Relying too heavily on a WAF has the very real danger of providing a false sense of application security.

While a WAF can block malicious attacks from reaching your application, the ultimate goal of application security is to correct the application itself so it is no longer susceptible to those attack vectors. Depending on the scope, correcting the vulnerability at the code level can take some time. This is where a WAF can play an important role protecting the application in the interim until the code is fixed and deployed into production.

Real-World Attack Intelligence

Proper placement of a WAF can provide valuable insight into “real world” activity and attack attempts against your application. Monitoring this activity and following up to determine how the application handled (or would have handled, if the WAF had not blocked the traffic) can help uncover weaknesses that have not yet been detected by routine testing.

Event Categorization

Sure, web server logs could also show evidence of this activity, but a WAF does a terrific job of pulling the needle out of the hay stack of raw log events, categorizing them into attack categories, such as SQL injections, command injections, scanning activity, etc.

Feeding these categorized and correlated events into your SIEM or log monitoring tool can easily generate meaningful reports and alerts that can be acted on to enhance your overall security posture.

Shared Threat Intelligence

Another valuable function some WAF vendors provide is dynamic black lists of bad actors who have exhibited malicious behavior on other websites. This threat intelligence can be particularly helpful blocking low-bandwidth distributed denial of service (DDoS) attacks.

Is a WAF the silver bullet to web application security? Not on its own.

My advice is to consider a WAF as one of many tools in your toolbox. When leveraged along with routine code reviews and active event monitoring, it can be very effective. However, if your goal is to stand it up, set it, and forget it, I would caution that you will likely not have favorable results.

Application security (AppSec) can be very daunting, especially for teams just staring to tackle it. There are countless tools available, but you may be asking “where do I begin”? Hopefully some of my experience will benefit you and get you on your way.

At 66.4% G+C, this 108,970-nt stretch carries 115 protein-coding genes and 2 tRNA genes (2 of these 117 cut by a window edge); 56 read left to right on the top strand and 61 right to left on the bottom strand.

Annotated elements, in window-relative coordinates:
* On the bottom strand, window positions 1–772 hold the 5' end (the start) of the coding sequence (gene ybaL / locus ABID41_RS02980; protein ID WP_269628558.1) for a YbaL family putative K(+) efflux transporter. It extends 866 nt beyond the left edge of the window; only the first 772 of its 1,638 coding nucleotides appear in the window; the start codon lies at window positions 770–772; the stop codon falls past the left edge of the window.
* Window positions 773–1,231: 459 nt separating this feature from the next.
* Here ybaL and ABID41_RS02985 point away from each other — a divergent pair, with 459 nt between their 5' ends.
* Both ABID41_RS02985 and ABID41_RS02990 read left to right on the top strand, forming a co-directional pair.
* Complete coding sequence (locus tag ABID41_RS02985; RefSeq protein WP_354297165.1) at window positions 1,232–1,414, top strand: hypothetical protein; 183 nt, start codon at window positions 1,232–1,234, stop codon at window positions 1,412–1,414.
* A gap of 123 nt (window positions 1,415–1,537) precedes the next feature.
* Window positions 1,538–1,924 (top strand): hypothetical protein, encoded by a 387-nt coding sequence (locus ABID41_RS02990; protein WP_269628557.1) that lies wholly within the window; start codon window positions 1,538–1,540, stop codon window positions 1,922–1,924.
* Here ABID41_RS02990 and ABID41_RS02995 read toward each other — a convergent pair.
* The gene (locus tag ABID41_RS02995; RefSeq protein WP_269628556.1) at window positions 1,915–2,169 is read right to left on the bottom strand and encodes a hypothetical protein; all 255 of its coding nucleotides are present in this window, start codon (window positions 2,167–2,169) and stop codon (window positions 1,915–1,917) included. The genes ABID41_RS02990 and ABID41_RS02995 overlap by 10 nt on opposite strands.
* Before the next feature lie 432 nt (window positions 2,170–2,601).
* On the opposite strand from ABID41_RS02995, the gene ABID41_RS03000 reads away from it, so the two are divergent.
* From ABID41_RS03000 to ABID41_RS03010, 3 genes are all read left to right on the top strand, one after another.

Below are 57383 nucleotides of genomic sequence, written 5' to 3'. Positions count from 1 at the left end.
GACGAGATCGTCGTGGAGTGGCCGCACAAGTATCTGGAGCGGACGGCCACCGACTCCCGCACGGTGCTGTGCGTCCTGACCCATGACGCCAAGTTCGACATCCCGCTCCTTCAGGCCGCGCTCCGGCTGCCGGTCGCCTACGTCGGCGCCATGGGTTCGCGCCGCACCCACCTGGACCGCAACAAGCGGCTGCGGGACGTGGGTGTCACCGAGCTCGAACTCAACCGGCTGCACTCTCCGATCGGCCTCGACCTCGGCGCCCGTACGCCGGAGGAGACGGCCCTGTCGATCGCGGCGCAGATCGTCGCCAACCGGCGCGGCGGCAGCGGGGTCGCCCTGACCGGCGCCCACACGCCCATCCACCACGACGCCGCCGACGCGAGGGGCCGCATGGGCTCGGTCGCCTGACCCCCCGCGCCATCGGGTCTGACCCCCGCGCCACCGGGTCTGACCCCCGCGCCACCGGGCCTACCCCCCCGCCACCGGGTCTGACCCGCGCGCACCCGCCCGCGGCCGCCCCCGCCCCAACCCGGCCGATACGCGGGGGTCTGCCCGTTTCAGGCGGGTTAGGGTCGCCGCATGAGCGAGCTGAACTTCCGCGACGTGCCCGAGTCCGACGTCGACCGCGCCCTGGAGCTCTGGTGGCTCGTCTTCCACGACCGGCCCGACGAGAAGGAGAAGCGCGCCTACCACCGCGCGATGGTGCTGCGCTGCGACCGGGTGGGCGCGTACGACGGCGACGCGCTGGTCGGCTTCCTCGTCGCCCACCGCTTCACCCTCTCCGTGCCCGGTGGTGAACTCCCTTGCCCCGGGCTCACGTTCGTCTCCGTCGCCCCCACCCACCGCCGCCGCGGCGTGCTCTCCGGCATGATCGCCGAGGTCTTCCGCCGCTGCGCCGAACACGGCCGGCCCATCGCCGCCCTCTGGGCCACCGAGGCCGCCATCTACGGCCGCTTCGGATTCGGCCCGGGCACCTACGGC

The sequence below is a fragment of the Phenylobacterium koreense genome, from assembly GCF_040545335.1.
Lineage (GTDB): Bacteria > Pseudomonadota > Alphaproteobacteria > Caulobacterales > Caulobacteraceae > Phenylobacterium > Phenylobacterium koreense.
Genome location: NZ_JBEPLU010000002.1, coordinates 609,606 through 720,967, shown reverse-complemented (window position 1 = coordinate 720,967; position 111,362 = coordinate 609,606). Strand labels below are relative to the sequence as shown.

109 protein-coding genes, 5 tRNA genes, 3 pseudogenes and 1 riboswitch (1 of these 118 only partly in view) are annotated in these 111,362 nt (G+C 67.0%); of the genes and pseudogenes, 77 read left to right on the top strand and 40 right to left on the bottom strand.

Successful AppSec cannot be merely a bolt-on task tacked on the end of the development workflow (DevOps + Sec). Developers must be fully engaged, and held accountable for writing and maintaining secure code (DevSecOps).

Over the last year, my security team has completely overhauled our approach to application security. This has yielded some significant wins, including improved timeliness in resolving security findings, developers having a better understanding of how their code directly impacts security, and most importantly, developers empowered to take ownership of application security by leveraging tools directly within their deployment workflow.

Application development is an iterative process. Development teams are primarily driven by deliverables. New features must be introduced and tested. Bugs are typically identified during testing and hopefully mitigated. The application update is finally deployed, and the process repeats itself.

Depending on the size of the organization and the amount of change control involved in deploying code into production, any bug can quickly introduce lengthy delays into the cycle. Not only does it take time for the developers to resolve the issue at the code level, but subsequent functional testing is also required to ensure no other issues have been unintentionally introduced. All this takes measurable time and effort.

Dynamic Application Scanning Tools

Previously, much of our AppSec effort was focused on dynamic application scanning tools (DAST). While they certainly have their place, which I’ll get into more later, a mature AppSec program needs a broader approach.